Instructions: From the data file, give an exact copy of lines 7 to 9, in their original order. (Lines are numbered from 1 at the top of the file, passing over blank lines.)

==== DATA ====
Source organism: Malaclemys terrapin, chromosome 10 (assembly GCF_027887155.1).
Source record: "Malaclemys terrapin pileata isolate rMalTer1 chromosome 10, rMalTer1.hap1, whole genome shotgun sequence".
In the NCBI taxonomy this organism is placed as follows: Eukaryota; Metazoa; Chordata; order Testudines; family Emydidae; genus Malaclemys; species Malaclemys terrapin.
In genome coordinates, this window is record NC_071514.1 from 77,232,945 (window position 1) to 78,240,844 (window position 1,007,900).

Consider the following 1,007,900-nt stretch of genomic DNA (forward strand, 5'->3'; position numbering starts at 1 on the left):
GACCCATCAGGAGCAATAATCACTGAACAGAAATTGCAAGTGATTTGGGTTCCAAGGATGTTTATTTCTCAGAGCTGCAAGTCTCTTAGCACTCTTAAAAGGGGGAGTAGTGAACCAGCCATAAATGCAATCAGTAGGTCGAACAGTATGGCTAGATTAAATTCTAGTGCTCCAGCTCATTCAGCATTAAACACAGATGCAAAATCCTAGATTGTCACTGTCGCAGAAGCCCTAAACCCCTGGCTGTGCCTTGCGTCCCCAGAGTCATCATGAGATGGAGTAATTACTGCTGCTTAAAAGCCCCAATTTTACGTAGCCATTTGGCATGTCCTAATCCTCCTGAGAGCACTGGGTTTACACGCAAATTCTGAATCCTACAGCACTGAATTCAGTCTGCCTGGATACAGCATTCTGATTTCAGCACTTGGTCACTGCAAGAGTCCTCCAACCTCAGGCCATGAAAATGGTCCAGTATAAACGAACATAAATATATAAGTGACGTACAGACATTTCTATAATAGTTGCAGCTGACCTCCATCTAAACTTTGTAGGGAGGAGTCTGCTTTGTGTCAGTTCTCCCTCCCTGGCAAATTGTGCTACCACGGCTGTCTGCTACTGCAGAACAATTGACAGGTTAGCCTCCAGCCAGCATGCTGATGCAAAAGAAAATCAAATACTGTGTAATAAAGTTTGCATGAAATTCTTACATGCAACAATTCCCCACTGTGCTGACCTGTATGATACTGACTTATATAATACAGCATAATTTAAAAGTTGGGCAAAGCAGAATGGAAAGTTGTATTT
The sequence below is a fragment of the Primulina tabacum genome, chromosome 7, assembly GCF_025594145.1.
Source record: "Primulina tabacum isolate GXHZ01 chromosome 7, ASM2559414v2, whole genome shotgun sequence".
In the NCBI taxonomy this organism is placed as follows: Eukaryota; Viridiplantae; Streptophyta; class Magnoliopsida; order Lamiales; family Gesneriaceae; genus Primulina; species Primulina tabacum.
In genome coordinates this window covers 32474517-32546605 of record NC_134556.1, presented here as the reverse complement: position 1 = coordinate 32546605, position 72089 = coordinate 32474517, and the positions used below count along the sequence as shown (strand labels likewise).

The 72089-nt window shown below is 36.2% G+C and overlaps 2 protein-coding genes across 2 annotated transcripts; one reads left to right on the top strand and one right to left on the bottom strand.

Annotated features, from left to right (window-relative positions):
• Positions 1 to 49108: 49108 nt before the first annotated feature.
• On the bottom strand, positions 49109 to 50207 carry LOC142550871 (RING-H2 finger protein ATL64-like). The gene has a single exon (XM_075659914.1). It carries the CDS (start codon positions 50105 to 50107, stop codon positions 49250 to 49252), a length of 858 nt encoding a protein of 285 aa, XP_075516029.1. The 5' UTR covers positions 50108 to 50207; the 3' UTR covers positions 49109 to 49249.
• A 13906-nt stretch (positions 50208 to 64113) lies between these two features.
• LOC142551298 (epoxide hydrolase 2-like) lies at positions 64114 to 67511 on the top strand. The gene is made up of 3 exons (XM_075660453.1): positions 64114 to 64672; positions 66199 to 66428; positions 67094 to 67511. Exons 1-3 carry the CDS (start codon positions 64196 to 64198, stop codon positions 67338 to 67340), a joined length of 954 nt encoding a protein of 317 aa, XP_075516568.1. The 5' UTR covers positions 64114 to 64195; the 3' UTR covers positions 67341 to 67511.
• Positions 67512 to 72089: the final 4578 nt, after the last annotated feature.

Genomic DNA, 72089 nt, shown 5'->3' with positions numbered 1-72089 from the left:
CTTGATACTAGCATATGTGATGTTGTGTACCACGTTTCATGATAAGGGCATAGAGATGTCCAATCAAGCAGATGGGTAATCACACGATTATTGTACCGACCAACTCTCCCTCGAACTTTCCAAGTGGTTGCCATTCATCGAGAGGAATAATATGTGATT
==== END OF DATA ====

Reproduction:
The sequence below is a fragment of the Primulina tabacum genome, chromosome 7, assembly GCF_025594145.1.
Source record: "Primulina tabacum isolate GXHZ01 chromosome 7, ASM2559414v2, whole genome shotgun sequence".
In the NCBI taxonomy this organism is placed as follows: Eukaryota; Viridiplantae; Streptophyta; class Magnoliopsida; order Lamiales; family Gesneriaceae; genus Primulina; species Primulina tabacum.